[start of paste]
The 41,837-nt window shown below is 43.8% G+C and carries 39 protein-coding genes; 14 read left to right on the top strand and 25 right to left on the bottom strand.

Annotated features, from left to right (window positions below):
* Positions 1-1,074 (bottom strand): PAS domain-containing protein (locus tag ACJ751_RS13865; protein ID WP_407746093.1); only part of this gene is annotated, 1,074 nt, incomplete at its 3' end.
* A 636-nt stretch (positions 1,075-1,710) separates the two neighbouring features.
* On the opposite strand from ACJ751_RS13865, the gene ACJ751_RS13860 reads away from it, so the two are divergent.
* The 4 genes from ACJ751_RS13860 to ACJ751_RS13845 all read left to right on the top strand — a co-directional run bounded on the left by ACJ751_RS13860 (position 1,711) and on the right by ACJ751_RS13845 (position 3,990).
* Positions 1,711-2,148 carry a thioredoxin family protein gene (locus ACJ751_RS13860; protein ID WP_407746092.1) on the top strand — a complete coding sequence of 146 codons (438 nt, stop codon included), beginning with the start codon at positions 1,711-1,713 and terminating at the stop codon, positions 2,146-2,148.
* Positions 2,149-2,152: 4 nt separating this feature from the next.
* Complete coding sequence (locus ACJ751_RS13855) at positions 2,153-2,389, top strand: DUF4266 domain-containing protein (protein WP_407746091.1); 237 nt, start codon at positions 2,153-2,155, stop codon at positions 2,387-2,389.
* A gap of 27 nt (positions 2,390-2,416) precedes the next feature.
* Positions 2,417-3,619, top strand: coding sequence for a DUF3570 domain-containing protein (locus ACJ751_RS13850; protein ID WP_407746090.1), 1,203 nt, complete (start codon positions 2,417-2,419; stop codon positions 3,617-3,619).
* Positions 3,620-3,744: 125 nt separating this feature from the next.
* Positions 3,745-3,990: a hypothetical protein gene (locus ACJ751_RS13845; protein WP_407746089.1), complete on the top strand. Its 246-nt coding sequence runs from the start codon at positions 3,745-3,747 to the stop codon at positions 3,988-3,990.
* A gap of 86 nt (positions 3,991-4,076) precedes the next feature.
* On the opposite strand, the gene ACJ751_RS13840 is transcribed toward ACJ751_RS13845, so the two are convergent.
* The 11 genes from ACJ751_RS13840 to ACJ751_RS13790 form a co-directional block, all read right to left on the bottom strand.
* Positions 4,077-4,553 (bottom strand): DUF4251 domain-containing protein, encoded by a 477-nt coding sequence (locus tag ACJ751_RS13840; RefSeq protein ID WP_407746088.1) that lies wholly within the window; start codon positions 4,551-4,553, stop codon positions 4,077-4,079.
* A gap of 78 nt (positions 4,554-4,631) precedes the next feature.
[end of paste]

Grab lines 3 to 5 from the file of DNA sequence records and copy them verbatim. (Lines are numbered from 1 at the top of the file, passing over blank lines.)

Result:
* Positions 1-1,074 (bottom strand): PAS domain-containing protein (locus tag ACJ751_RS13865; protein ID WP_407746093.1); only part of this gene is annotated, 1,074 nt, incomplete at its 3' end.
* A 636-nt stretch (positions 1,075-1,710) separates the two neighbouring features.
* On the opposite strand from ACJ751_RS13865, the gene ACJ751_RS13860 reads away from it, so the two are divergent.